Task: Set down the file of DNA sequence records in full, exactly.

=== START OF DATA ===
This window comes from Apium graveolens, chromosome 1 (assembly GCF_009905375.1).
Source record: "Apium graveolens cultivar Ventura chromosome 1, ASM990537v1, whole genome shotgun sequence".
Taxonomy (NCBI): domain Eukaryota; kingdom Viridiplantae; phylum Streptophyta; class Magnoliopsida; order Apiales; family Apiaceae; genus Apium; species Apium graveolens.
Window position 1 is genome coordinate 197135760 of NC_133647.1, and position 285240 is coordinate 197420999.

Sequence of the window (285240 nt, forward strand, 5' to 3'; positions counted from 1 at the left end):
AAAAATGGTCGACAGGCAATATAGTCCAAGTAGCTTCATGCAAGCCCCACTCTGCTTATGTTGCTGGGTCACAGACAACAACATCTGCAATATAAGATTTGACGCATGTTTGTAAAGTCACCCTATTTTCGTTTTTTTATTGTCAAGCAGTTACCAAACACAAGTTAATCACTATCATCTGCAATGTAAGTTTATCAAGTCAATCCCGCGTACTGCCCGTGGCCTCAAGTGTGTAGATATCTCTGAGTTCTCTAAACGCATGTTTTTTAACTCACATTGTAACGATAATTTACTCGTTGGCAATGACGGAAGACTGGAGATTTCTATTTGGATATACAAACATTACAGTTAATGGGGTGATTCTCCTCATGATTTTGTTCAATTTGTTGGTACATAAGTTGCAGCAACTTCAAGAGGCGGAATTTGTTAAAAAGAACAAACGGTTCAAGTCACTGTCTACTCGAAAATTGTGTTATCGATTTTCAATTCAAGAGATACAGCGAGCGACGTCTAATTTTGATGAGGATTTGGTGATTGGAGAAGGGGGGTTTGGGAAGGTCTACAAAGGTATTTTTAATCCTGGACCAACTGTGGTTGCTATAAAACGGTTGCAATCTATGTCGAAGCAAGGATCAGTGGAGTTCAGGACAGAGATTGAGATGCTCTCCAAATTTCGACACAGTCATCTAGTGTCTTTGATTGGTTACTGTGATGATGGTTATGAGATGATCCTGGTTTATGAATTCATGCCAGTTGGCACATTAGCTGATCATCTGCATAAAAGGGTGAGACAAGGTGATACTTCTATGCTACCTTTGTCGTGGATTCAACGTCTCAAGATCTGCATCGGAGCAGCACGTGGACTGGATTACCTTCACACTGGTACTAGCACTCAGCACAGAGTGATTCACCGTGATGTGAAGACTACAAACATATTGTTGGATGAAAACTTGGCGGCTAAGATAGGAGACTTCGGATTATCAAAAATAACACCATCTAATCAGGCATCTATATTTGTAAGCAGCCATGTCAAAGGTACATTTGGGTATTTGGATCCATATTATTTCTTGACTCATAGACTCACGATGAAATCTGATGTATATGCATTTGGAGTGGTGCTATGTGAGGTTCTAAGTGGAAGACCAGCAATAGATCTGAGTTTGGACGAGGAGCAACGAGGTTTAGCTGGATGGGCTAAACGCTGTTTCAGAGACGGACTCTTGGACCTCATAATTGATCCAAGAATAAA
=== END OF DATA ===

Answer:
This window comes from Apium graveolens, chromosome 1 (assembly GCF_009905375.1).
Source record: "Apium graveolens cultivar Ventura chromosome 1, ASM990537v1, whole genome shotgun sequence".
Taxonomy (NCBI): domain Eukaryota; kingdom Viridiplantae; phylum Streptophyta; class Magnoliopsida; order Apiales; family Apiaceae; genus Apium; species Apium graveolens.
Window position 1 is genome coordinate 197135760 of NC_133647.1, and position 285240 is coordinate 197420999.

Sequence of the window (285240 nt, forward strand, 5' to 3'; positions counted from 1 at the left end):
AAAAATGGTCGACAGGCAATATAGTCCAAGTAGCTTCATGCAAGCCCCACTCTGCTTATGTTGCTGGGTCACAGACAACAACATCTGCAATATAAGATTTGACGCATGTTTGTAAAGTCACCCTATTTTCGTTTTTTTATTGTCAAGCAGTTACCAAACACAAGTTAATCACTATCATCTGCAATGTAAGTTTATCAAGTCAATCCCGCGTACTGCCCGTGGCCTCAAGTGTGTAGATATCTCTGAGTTCTCTAAACGCATGTTTTTTAACTCACATTGTAACGATAATTTACTCGTTGGCAATGACGGAAGACTGGAGATTTCTATTTGGATATACAAACATTACAGTTAATGGGGTGATTCTCCTCATGATTTTGTTCAATTTGTTGGTACATAAGTTGCAGCAACTTCAAGAGGCGGAATTTGTTAAAAAGAACAAACGGTTCAAGTCACTGTCTACTCGAAAATTGTGTTATCGATTTTCAATTCAAGAGATACAGCGAGCGACGTCTAATTTTGATGAGGATTTGGTGATTGGAGAAGGGGGGTTTGGGAAGGTCTACAAAGGTATTTTTAATCCTGGACCAACTGTGGTTGCTATAAAACGGTTGCAATCTATGTCGAAGCAAGGATCAGTGGAGTTCAGGACAGAGATTGAGATGCTCTCCAAATTTCGACACAGTCATCTAGTGTCTTTGATTGGTTACTGTGATGATGGTTATGAGATGATCCTGGTTTATGAATTCATGCCAGTTGGCACATTAGCTGATCATCTGCATAAAAGGGTGAGACAAGGTGATACTTCTATGCTACCTTTGTCGTGGATTCAACGTCTCAAGATCTGCATCGGAGCAGCACGTGGACTGGATTACCTTCACACTGGTACTAGCACTCAGCACAGAGTGATTCACCGTGATGTGAAGACTACAAACATATTGTTGGATGAAAACTTGGCGGCTAAGATAGGAGACTTCGGATTATCAAAAATAACACCATCTAATCAGGCATCTATATTTGTAAGCAGCCATGTCAAAGGTACATTTGGGTATTTGGATCCATATTATTTCTTGACTCATAGACTCACGATGAAATCTGATGTATATGCATTTGGAGTGGTGCTATGTGAGGTTCTAAGTGGAAGACCAGCAATAGATCTGAGTTTGGACGAGGAGCAACGAGGTTTAGCTGGATGGGCTAAACGCTGTTTCAGAGACGGACTCTTGGACCTCATAATTGATCCAAGAATAAA